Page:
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For the time being, NKLA and TSLA are like oil and water
By Josh Enomoto, InvestorPlace Contributor Aug 21, 2020, 11:48 am EDT
I’m not a big fan of shorting stocks, or at least not discussing the concept. Early in my contributions for InvestorPlace, I dabbled a bit with being directly negative with certain companies. Almost always, it never goes down well, with certain folks misinterpreting what it means to be short. However, with Nikola (NASDAQ:NKLA) stock, you won’t have that problem.
Source: Nikola Press Center
You see, if you’re not convinced that the rally in rival Tesla (NASDAQ:TSLA) is sustainable, you can essentially achieve a short position simply by buying Nikola stock. That way, you don’t have to worry about being negative on anything. You’re simply choosing a different course of action than the rest of the crowd.
To be crystal clear, I’m not recommending a bearish position on Tesla. Especially with the exuberant environment we’re in, going short could get very ugly. However, I can’t help but notice an unusual dynamic between TSLA and Nikola stock that shrewd traders could possibly exploit to their advantage.
Nikola Stock as a Near-Perfect Hedge Against TSLA
More than a few investors likely believe that Nikola stock trades in sympathy with its bigger rival. After all, Tesla essentially pioneered the electric vehicle market. And what’s good for Tesla should trickle down to other EV players.
But that’s not what’s actually happening. Instead, since Nikola went public via a special acquisition company, the relationship between NKLA and TSLA is one of opposites. Specifically, the two stocks share a correlation coefficient of -63%. In other words, this is an inverse relationship – as TSLA goes up, NKLA moves lower, and vice versa.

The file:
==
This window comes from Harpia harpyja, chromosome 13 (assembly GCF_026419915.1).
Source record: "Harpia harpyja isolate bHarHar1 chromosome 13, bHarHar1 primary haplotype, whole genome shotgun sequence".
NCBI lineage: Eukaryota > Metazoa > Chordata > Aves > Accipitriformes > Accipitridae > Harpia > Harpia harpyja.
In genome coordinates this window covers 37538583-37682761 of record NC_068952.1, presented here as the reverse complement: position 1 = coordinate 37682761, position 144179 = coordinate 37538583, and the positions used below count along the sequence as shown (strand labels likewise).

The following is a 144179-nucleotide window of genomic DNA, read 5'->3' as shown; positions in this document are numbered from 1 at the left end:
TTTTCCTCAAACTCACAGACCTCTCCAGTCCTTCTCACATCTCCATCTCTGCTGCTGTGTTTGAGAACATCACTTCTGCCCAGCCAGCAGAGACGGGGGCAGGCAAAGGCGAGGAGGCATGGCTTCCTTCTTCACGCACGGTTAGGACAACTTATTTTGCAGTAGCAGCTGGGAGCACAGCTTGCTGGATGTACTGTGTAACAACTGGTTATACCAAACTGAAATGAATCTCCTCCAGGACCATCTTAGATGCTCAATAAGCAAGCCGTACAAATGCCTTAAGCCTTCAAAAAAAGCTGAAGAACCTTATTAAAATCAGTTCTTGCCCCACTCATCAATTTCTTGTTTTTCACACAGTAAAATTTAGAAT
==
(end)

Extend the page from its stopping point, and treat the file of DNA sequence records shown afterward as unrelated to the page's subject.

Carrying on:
Click to EnlargeSource: Chart by Josh Enomoto
Interestingly, when you take the correlation coefficient of the pair from June 11 onward – and thereby eliminate the initial excitement of a public debut – you yield a much stronger inverse relationship; a correlation coefficient of -78%.
You don’t have to be a math whiz to recognize the validity of the above calculations. Just by looking at a chart of the two securities, you can tell that they’re like oil and water. Under this environment, if you want to hedge against volatility in TSLA, you can simply buy Nikola stock. Should Tesla encounter weakness, chances are, TSLA will swing higher.
Of course, no guarantee exists that this dynamic will play out indefinitely. However, I find it odd that the two companies are almost mirror opposites of each other. Sure, they compete against each other. But a rising tide lifts all boats. Some boats may rise faster than others, but what’s good for one boat is generally positive for all others.
In this case, what we’re seeing is a zero-sum game. With a sector that should benefit from more choices and competition, this dynamic is rather jarring.
Encouraging Narrative for NKLA